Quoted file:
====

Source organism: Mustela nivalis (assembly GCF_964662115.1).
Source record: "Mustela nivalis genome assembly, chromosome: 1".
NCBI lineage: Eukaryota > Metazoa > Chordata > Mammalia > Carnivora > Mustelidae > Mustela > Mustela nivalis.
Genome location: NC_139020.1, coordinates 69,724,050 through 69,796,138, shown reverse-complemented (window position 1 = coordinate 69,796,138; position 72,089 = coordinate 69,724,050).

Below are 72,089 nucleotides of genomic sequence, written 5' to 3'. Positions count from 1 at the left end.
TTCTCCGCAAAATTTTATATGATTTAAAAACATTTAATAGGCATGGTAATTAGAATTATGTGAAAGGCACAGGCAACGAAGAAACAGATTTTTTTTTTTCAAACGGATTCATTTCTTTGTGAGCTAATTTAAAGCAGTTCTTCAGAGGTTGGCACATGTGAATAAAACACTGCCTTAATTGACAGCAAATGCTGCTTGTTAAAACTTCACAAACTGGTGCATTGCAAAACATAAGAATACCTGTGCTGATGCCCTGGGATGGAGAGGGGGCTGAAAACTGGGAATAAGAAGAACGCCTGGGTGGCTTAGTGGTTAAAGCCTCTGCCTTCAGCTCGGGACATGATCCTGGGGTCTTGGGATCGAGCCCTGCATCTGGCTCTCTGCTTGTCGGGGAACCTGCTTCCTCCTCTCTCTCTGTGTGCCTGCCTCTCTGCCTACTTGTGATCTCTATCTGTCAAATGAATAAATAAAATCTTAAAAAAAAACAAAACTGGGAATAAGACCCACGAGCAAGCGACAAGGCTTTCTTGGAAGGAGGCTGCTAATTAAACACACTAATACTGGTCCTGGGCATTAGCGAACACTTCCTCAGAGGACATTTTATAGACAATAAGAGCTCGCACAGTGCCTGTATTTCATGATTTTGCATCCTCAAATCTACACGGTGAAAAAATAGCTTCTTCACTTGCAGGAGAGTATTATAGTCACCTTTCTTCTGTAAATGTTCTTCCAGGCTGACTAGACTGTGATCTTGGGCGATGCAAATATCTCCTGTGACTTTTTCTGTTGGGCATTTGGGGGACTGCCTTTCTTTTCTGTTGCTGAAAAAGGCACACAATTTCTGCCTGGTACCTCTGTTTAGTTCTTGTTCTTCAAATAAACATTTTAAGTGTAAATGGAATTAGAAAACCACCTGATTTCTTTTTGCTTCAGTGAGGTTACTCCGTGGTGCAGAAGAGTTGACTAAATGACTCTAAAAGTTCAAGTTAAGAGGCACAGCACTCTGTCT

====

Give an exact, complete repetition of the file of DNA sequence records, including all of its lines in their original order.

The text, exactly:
Source organism: Mustela nivalis (assembly GCF_964662115.1).
Source record: "Mustela nivalis genome assembly, chromosome: 1".
NCBI lineage: Eukaryota > Metazoa > Chordata > Mammalia > Carnivora > Mustelidae > Mustela > Mustela nivalis.
Genome location: NC_139020.1, coordinates 69,724,050 through 69,796,138, shown reverse-complemented (window position 1 = coordinate 69,796,138; position 72,089 = coordinate 69,724,050).

Below are 72,089 nucleotides of genomic sequence, written 5' to 3'. Positions count from 1 at the left end.
TTCTCCGCAAAATTTTATATGATTTAAAAACATTTAATAGGCATGGTAATTAGAATTATGTGAAAGGCACAGGCAACGAAGAAACAGATTTTTTTTTTTCAAACGGATTCATTTCTTTGTGAGCTAATTTAAAGCAGTTCTTCAGAGGTTGGCACATGTGAATAAAACACTGCCTTAATTGACAGCAAATGCTGCTTGTTAAAACTTCACAAACTGGTGCATTGCAAAACATAAGAATACCTGTGCTGATGCCCTGGGATGGAGAGGGGGCTGAAAACTGGGAATAAGAAGAACGCCTGGGTGGCTTAGTGGTTAAAGCCTCTGCCTTCAGCTCGGGACATGATCCTGGGGTCTTGGGATCGAGCCCTGCATCTGGCTCTCTGCTTGTCGGGGAACCTGCTTCCTCCTCTCTCTCTGTGTGCCTGCCTCTCTGCCTACTTGTGATCTCTATCTGTCAAATGAATAAATAAAATCTTAAAAAAAAACAAAACTGGGAATAAGACCCACGAGCAAGCGACAAGGCTTTCTTGGAAGGAGGCTGCTAATTAAACACACTAATACTGGTCCTGGGCATTAGCGAACACTTCCTCAGAGGACATTTTATAGACAATAAGAGCTCGCACAGTGCCTGTATTTCATGATTTTGCATCCTCAAATCTACACGGTGAAAAAATAGCTTCTTCACTTGCAGGAGAGTATTATAGTCACCTTTCTTCTGTAAATGTTCTTCCAGGCTGACTAGACTGTGATCTTGGGCGATGCAAATATCTCCTGTGACTTTTTCTGTTGGGCATTTGGGGGACTGCCTTTCTTTTCTGTTGCTGAAAAAGGCACACAATTTCTGCCTGGTACCTCTGTTTAGTTCTTGTTCTTCAAATAAACATTTTAAGTGTAAATGGAATTAGAAAACCACCTGATTTCTTTTTGCTTCAGTGAGGTTACTCCGTGGTGCAGAAGAGTTGACTAAATGACTCTAAAAGTTCAAGTTAAGAGGCACAGCACTCTGTCT